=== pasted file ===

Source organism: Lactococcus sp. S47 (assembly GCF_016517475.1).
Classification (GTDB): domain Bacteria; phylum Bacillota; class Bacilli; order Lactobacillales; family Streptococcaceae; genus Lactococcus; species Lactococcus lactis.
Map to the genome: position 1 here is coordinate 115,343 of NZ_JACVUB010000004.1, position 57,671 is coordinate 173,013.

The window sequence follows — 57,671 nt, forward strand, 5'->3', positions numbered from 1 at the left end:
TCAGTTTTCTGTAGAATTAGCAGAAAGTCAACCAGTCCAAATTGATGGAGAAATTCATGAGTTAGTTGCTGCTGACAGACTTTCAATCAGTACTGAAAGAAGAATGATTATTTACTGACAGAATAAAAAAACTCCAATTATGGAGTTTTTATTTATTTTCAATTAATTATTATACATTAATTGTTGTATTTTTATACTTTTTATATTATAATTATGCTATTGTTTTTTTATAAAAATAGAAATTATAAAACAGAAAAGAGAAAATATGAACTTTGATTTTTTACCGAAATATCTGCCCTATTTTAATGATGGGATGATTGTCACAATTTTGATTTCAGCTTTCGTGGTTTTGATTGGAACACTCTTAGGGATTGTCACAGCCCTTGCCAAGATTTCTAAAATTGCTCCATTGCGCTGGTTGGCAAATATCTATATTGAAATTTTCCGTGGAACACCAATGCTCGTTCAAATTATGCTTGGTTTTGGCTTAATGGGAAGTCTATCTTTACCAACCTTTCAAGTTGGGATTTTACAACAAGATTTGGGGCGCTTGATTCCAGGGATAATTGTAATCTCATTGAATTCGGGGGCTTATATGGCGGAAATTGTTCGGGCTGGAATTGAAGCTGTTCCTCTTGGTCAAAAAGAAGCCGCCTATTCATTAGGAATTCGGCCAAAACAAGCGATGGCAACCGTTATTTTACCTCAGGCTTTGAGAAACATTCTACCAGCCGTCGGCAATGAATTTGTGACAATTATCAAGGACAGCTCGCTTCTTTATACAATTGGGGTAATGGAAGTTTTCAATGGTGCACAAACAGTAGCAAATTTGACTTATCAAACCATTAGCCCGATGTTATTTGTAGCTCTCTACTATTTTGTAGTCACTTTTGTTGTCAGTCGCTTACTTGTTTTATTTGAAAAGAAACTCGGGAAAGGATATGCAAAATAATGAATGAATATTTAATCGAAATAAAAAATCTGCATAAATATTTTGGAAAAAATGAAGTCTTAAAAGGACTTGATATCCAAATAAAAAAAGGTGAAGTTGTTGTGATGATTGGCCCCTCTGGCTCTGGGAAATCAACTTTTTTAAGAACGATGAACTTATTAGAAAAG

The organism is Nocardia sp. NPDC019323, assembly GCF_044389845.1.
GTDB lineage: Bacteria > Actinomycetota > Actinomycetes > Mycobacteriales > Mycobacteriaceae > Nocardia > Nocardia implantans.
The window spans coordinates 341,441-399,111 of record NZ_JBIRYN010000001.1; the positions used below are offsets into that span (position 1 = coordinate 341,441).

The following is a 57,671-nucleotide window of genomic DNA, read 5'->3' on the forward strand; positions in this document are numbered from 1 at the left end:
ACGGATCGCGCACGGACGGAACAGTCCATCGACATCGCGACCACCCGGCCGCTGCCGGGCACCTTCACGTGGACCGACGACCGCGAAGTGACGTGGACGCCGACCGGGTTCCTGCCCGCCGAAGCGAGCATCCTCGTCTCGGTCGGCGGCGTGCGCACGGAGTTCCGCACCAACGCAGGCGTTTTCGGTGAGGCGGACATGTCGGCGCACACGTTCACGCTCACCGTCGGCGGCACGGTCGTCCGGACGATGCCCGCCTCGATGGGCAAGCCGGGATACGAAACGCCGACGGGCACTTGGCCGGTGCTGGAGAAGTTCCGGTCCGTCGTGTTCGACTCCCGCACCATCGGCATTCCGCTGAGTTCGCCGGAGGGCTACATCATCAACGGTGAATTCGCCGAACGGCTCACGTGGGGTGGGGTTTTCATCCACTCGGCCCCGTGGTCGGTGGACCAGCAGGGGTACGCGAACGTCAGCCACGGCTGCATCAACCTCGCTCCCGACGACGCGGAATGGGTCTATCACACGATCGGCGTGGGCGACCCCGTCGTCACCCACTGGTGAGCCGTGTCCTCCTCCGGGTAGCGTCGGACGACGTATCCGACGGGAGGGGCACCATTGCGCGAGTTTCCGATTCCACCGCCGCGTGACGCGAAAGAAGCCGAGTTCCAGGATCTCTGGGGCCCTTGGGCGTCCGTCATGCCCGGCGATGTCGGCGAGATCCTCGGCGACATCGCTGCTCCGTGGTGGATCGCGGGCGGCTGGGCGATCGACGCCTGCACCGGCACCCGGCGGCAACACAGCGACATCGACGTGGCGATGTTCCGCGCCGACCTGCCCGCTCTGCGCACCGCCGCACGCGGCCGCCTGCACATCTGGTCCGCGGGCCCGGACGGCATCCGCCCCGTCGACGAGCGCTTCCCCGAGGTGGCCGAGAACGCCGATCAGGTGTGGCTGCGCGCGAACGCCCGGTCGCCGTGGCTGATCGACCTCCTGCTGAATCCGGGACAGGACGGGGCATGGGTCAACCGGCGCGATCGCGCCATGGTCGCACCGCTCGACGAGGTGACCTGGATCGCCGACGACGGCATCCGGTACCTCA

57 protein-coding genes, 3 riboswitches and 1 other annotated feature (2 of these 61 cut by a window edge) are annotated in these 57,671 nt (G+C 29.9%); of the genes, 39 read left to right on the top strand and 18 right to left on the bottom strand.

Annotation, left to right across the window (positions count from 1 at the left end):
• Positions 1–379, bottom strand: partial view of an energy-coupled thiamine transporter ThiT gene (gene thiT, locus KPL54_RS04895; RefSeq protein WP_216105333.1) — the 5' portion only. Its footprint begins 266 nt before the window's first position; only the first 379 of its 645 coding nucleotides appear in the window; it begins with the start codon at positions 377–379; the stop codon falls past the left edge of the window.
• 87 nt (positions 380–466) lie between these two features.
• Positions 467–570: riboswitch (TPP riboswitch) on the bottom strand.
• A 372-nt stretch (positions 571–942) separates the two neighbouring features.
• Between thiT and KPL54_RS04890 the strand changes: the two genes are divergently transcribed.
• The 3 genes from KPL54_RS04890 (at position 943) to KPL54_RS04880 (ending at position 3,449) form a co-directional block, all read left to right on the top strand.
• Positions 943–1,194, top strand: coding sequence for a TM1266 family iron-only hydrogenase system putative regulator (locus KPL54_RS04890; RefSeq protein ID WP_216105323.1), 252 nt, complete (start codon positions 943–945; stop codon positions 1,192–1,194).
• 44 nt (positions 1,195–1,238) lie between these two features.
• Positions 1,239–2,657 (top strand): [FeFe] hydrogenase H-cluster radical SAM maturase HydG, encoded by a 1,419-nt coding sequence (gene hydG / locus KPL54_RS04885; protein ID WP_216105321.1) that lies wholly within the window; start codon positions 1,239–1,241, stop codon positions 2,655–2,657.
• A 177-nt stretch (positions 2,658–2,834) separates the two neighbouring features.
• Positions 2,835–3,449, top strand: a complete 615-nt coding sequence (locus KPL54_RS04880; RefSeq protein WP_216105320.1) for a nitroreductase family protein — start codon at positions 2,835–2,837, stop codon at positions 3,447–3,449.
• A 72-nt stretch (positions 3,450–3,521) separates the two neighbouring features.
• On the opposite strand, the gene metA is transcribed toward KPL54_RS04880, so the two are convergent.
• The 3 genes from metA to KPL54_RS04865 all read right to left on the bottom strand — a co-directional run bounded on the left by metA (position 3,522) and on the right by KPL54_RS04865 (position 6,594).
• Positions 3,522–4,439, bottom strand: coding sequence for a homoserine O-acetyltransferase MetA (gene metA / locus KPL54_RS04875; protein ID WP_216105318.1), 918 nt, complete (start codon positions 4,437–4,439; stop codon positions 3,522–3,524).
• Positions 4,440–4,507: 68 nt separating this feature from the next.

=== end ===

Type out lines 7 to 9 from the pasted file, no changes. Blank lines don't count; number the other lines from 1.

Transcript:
GTDB lineage: Bacteria > Actinomycetota > Actinomycetes > Mycobacteriales > Mycobacteriaceae > Nocardia > Nocardia implantans.
The window spans coordinates 341,441-399,111 of record NZ_JBIRYN010000001.1; the positions used below are offsets into that span (position 1 = coordinate 341,441).

The following is a 57,671-nucleotide window of genomic DNA, read 5'->3' on the forward strand; positions in this document are numbered from 1 at the left end: